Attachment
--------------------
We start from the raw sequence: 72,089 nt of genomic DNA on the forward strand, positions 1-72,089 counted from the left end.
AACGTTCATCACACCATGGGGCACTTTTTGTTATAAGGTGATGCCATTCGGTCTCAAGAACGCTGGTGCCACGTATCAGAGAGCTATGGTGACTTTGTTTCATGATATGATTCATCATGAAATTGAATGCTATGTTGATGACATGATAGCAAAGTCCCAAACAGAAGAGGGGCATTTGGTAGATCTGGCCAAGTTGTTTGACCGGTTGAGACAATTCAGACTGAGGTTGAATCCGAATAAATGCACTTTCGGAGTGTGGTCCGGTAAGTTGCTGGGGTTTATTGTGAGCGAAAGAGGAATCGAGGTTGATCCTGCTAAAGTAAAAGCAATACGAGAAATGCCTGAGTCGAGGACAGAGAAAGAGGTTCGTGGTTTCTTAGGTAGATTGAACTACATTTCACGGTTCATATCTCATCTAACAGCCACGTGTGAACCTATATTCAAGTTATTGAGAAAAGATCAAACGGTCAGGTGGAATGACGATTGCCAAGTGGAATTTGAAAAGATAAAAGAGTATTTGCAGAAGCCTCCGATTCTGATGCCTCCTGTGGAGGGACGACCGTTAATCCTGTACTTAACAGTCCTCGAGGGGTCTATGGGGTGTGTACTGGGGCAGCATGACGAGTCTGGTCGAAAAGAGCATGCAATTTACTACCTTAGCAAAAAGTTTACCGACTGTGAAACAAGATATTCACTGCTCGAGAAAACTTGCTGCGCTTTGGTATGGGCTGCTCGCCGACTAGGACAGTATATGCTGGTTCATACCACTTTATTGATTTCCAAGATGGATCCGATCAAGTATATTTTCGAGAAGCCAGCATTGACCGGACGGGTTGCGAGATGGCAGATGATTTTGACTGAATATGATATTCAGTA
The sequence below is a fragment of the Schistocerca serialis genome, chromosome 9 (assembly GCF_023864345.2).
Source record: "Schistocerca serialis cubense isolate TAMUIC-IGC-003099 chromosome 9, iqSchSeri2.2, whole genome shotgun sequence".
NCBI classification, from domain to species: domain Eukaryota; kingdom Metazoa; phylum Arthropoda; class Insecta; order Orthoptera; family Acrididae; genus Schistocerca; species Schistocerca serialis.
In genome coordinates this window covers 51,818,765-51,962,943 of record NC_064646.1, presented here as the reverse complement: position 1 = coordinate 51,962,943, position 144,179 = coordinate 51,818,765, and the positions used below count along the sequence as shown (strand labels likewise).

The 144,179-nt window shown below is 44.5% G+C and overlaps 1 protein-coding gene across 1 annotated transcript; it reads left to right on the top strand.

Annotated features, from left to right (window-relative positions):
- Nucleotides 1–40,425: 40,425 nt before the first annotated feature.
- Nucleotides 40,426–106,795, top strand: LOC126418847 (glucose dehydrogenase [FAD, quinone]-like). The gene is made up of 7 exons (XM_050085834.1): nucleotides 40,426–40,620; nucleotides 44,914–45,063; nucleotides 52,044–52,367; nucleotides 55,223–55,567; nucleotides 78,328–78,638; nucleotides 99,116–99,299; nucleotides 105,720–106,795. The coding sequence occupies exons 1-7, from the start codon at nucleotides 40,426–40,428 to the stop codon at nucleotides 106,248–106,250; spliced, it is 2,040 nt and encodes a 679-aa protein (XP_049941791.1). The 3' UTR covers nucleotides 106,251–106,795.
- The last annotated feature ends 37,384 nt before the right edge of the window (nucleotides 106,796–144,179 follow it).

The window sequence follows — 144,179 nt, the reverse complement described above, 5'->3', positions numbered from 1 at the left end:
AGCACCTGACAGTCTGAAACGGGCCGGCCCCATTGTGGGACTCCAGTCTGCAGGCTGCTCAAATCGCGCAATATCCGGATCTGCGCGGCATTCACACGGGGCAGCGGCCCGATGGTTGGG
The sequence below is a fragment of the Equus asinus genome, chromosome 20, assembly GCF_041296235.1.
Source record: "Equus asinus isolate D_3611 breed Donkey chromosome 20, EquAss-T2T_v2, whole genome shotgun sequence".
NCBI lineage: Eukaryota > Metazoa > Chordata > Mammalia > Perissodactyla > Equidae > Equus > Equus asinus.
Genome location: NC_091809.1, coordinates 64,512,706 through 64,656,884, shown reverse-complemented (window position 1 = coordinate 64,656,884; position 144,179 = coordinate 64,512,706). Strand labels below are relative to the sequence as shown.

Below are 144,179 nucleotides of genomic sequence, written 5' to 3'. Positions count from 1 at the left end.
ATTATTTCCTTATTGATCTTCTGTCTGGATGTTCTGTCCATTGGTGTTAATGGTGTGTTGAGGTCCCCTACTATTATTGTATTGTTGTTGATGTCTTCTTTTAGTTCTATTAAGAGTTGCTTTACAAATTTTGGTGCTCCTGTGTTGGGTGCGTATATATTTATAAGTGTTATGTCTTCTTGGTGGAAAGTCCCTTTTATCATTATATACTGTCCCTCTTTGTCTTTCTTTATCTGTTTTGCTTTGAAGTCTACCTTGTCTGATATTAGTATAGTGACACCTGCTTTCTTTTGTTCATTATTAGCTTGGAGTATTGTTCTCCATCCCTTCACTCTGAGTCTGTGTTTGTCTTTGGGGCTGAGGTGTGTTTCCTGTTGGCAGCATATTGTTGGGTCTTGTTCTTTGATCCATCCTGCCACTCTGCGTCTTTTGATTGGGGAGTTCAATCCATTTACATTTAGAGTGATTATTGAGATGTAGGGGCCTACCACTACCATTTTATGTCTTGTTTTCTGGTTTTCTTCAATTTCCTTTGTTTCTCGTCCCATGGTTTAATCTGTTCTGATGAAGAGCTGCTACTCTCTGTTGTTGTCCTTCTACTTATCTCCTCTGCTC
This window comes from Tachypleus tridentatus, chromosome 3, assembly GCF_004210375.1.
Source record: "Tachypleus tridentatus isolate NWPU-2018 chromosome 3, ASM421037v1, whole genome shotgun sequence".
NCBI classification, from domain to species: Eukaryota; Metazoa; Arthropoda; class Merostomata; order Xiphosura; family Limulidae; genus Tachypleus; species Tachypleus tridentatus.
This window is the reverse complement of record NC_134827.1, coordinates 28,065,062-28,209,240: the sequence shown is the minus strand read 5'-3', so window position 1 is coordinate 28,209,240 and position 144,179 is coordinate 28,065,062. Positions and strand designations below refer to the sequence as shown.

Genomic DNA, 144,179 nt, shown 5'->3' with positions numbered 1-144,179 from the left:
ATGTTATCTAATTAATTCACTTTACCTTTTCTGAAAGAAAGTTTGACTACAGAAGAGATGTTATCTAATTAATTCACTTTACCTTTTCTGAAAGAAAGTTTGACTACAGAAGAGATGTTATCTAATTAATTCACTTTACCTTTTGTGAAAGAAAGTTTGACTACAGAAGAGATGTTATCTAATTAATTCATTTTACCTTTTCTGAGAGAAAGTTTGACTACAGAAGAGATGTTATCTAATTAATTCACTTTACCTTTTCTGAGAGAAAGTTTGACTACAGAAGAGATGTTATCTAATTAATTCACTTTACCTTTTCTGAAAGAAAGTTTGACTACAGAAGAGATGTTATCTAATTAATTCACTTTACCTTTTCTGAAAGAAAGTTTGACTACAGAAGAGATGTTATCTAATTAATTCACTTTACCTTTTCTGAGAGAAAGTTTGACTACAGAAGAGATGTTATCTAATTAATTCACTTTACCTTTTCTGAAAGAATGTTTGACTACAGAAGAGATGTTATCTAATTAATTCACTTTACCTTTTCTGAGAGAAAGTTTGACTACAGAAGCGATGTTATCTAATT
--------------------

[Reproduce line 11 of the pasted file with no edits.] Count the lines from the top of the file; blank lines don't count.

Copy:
- The last annotated feature ends 37,384 nt before the right edge of the window (nucleotides 106,796–144,179 follow it).